Delegates should wear warm, rain- and wind-proof clothing, sunscreen cream, anti-midge protection and robust footwear.

Cost: £15 per person.

 

Armadale Castle, Gardens and Museum of the Isles

Delegates are offered the opportunity to visit the gardens, museum and picturesque ruin of Armadale Castle, which was home to the MacDonalds of Sleat.

The castle ruin is set within magnificent gardens. Your visit includes access to the Museum of the Isles, which is also located within the gardens. Built in 2002, the Museum offers seven galleries that take visitors through the story of Clan Donald, from the Lordship of the Isles to the present day.

You are invited to join the Museum Manager at 3pm in the Museum Library for an introduction to the library and archive collections, which include the Lord Macdonald archives that date back to the fifteenth century.

There is a gift shop on site; and the Stables building houses a café and public toilets.

Delegates should bring warm, water-proof clothing, sunscreen cream, anti-midge protection and robust footwear.

Cost: £17.50 (bus + group-discount entry fee)

 

Canna House - FULLY BOOKED

Take the opportunity to cross the sea to the green and fertile Isle of Canna, which was gifted by John Lorne Campbell and Margaret Fay Shaw to the National Trust for Scotland. The island is home to the Canna Collections of Gaelic Song and Folklore. Although Canna House is officially closed to visitors at the moment for renovation and interpretation development, delegates will have the unique opportunity to see inside some of the rooms and hear some of John Lorne Campbell’s original archive audio. Delegates will also see some of the precious artefacts collected by the Campbells during their 60 years on the island. Delegates will be able to walk around Canna House Garden − and perhaps have a game of croquet! There will also be an optional, guided walk to the Celtic Cross at A’ Chill and to the grave of John Lorne Campbell, before returning to the pier for the crossing back to Armadale.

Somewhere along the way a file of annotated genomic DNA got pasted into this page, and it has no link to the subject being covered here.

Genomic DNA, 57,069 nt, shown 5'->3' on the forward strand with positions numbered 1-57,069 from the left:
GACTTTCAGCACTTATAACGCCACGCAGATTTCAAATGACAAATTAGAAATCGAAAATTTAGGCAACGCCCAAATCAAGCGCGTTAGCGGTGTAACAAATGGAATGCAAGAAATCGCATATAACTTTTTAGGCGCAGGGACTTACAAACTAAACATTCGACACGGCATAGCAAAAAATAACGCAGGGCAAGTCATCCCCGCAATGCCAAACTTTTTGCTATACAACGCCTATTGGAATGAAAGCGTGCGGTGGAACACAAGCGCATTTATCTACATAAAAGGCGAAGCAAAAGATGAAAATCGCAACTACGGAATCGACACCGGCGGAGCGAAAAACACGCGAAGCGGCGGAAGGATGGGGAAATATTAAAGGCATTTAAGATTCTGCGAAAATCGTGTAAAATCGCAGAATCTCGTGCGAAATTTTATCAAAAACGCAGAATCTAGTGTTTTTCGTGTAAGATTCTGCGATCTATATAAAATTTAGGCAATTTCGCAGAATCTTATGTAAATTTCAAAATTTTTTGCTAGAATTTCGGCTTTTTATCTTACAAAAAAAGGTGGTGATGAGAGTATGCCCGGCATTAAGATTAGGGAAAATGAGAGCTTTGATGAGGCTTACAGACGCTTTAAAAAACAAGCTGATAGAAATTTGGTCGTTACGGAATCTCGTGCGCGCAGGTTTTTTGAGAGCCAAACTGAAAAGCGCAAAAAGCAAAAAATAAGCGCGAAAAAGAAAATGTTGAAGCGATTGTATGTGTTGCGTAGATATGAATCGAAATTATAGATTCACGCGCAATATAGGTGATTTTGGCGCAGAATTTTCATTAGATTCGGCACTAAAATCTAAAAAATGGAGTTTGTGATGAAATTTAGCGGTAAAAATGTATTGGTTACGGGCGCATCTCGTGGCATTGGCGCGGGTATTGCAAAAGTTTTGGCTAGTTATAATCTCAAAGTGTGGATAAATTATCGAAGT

Refreshments will be available for purchase from Café Canna. Local crafts and books will be available from the Canna Community Shop.

Delegates should wear warm, rain and wind-proof clothing, sunscreen cream, anti-midge protection and robust footwear.

Cost: £32 per person.

 

Sea journey by yacht to Kintail

Welcome aboard for a yacht trip – on Sùil na Mara – from the old pier at Armadale, Sleat, as far north as Kintail. Depending on weather conditions, you will have wonderful views of Skye and the mainland, especially towards MacRae country around Kintail. A local expert will accompany us and will provide some commentary on what we see and some songs and poetry about the area, from the 18th century onwards.

Delegates are advised to bring warm, shower and wind-proof clothing, sunscreen cream, midge repellent, and robust, non-slip shoes.

Cost: £75.50 per person (bus + yacht).

 

The Strath area through archaeology and through the eyes of the poet William Ross

This trip will take you to the long-settled and beautiful glen of Strath. Depending on the weather, we will take the opportunity to get out and explore and learn about evidence of early settlement in the glen from the archaeologist Martin Wildgoose. The glen is rich in evidence of previous generations of dwellers, from the High Pasture Cave to stone circles and much more. On the journey, we will see the village site where the famous poet William Ross once lived; Mark Wringe will tell us about the life and work of the poet.

We will begin at High Pasture Cave, where you will hear about this exceptional Iron Age site. In groups of 2 or 3 at a time, delegates can then, supervised by Martin, enter the cave which is underground. You will also visit a Late Bronze Age site nearby.

Delegates should wear warm, rain- and wind-proof clothing, sunscreen cream, anti-midge protection and robust footwear.

Please be aware that it takes ten minutes to walk from the roadside, over heather and grass, up a gentle slope, to High Pasture Cave; it could be slippery underfoot if there has been any rain. If you are nervous/unsure of being in an underground place, a place which is ancient, enclosed, narrow and small, you ought not to go into the High Pasture Cave. If you do want to go into the High Pasture Cave, wellies would be useful as there may be some water underfoot.

Cost: £25 per person (places for 14 individuals)